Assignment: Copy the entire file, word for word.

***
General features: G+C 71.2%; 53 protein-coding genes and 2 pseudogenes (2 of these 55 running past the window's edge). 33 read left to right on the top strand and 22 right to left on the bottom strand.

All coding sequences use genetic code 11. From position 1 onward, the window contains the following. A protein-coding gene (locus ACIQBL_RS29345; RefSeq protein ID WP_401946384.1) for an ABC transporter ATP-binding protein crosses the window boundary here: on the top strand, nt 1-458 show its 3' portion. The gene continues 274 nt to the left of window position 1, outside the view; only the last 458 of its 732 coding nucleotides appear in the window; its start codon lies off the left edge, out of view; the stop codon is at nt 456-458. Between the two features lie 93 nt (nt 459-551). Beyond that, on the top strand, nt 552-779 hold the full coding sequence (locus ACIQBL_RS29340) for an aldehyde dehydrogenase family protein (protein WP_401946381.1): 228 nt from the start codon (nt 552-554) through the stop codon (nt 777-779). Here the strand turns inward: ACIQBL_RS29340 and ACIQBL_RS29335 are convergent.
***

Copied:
General features: G+C 71.2%; 53 protein-coding genes and 2 pseudogenes (2 of these 55 running past the window's edge). 33 read left to right on the top strand and 22 right to left on the bottom strand.

All coding sequences use genetic code 11. From position 1 onward, the window contains the following. A protein-coding gene (locus ACIQBL_RS29345; RefSeq protein ID WP_401946384.1) for an ABC transporter ATP-binding protein crosses the window boundary here: on the top strand, nt 1-458 show its 3' portion. The gene continues 274 nt to the left of window position 1, outside the view; only the last 458 of its 732 coding nucleotides appear in the window; its start codon lies off the left edge, out of view; the stop codon is at nt 456-458. Between the two features lie 93 nt (nt 459-551). Beyond that, on the top strand, nt 552-779 hold the full coding sequence (locus ACIQBL_RS29340) for an aldehyde dehydrogenase family protein (protein WP_401946381.1): 228 nt from the start codon (nt 552-554) through the stop codon (nt 777-779). Here the strand turns inward: ACIQBL_RS29340 and ACIQBL_RS29335 are convergent.